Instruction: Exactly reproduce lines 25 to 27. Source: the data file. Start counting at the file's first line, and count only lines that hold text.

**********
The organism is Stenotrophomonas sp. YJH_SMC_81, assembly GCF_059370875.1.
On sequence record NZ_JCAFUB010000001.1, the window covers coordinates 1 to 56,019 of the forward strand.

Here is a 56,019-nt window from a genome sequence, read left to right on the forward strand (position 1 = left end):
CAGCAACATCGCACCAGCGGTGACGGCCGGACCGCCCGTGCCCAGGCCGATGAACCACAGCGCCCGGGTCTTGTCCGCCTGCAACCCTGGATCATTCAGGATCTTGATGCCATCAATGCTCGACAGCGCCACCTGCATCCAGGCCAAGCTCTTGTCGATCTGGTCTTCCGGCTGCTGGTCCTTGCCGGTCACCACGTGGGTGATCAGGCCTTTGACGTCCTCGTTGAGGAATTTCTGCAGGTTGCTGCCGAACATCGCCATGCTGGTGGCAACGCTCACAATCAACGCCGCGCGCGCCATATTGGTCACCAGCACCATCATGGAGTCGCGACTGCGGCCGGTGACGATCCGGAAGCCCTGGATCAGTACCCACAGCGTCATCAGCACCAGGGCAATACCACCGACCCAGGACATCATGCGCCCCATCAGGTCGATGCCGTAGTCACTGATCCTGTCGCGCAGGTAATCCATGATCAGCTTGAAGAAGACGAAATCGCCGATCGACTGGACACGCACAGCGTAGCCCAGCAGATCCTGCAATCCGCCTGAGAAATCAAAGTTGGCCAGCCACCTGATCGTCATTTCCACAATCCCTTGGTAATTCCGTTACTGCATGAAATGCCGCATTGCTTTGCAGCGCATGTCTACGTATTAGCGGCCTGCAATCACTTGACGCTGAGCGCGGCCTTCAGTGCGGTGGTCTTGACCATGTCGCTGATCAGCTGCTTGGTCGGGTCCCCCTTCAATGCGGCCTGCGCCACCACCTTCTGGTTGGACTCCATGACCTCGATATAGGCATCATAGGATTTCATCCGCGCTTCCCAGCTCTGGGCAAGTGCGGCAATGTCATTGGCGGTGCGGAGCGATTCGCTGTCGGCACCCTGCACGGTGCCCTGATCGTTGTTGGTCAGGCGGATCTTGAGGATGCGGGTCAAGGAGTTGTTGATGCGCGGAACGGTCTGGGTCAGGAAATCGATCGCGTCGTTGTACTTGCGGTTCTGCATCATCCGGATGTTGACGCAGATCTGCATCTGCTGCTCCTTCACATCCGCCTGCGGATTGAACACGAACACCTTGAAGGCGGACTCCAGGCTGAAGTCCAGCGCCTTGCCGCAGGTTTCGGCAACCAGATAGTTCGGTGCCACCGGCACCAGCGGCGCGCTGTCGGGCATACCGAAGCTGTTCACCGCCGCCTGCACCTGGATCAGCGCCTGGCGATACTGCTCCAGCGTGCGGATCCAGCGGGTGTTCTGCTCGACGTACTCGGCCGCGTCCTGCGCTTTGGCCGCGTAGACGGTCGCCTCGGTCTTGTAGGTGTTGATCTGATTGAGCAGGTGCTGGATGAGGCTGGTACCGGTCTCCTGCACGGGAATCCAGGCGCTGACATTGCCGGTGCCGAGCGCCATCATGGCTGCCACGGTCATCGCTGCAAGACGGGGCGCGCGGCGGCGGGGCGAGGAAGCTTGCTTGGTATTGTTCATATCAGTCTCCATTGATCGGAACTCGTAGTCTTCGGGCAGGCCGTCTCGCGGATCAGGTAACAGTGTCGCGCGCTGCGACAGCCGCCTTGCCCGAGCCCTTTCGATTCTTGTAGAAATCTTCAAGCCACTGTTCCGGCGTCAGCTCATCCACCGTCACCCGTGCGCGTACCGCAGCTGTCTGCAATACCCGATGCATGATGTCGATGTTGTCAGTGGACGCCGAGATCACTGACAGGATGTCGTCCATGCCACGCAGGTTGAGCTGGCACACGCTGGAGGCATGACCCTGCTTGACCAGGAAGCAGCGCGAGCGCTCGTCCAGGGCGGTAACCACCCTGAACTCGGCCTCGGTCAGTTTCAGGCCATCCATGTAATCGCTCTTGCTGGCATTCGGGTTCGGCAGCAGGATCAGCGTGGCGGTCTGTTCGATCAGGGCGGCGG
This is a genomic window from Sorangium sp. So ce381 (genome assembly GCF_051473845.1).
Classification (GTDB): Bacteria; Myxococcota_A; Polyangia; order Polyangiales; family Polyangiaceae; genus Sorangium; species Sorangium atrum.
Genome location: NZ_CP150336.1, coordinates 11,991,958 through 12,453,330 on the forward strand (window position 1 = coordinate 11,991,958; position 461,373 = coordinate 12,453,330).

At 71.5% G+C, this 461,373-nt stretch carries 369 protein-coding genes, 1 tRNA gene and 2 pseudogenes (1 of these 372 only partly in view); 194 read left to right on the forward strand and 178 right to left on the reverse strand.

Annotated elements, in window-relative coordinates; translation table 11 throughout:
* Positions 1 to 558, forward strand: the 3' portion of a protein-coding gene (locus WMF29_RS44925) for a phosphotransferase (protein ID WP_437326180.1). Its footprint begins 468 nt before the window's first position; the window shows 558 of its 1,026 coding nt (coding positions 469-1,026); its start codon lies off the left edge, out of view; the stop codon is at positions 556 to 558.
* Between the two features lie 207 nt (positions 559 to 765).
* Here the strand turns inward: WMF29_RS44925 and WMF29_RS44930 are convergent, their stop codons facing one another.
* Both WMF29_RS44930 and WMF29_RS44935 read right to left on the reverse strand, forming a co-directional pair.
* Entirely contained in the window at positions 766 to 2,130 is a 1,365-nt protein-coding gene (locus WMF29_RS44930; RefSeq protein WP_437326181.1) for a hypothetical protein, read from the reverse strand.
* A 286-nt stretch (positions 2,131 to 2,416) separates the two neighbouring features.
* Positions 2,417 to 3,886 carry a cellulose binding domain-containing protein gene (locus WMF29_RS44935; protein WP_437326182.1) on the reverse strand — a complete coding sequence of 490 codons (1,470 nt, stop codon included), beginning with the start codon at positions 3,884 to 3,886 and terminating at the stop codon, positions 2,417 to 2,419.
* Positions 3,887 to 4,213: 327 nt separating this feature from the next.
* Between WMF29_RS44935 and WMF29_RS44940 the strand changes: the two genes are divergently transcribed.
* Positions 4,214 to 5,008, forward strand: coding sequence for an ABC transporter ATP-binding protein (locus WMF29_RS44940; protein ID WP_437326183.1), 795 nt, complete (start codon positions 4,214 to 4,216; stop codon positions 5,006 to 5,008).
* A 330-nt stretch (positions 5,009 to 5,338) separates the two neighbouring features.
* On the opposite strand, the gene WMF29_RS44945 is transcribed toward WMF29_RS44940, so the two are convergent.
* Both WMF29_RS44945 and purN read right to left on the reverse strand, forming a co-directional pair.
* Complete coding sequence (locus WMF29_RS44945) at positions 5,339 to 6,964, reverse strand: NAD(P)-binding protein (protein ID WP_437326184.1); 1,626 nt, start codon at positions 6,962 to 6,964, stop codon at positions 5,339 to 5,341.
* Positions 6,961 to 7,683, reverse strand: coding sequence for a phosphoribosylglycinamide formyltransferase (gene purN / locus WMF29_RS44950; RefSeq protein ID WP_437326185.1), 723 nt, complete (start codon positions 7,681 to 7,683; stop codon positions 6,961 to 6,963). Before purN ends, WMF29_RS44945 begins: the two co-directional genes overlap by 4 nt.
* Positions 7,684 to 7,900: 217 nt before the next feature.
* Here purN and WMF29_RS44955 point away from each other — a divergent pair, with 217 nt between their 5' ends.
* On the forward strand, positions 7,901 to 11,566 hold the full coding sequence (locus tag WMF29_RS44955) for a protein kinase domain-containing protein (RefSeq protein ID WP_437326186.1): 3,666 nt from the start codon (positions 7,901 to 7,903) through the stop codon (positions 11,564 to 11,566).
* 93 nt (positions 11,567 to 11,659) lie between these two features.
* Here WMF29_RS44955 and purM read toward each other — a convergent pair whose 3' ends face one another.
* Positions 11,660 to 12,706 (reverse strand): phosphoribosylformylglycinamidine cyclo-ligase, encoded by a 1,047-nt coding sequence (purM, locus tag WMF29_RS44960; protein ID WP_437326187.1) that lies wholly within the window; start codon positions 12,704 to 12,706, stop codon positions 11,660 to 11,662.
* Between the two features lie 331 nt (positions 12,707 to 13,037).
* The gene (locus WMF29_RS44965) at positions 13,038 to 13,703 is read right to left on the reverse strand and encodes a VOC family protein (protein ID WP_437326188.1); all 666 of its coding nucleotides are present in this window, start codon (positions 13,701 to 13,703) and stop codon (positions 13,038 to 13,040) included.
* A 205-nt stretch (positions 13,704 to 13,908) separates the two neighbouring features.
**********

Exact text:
* Positions 7,684 to 7,900: 217 nt before the next feature.
* Here purN and WMF29_RS44955 point away from each other — a divergent pair, with 217 nt between their 5' ends.
* On the forward strand, positions 7,901 to 11,566 hold the full coding sequence (locus tag WMF29_RS44955) for a protein kinase domain-containing protein (RefSeq protein ID WP_437326186.1): 3,666 nt from the start codon (positions 7,901 to 7,903) through the stop codon (positions 11,564 to 11,566).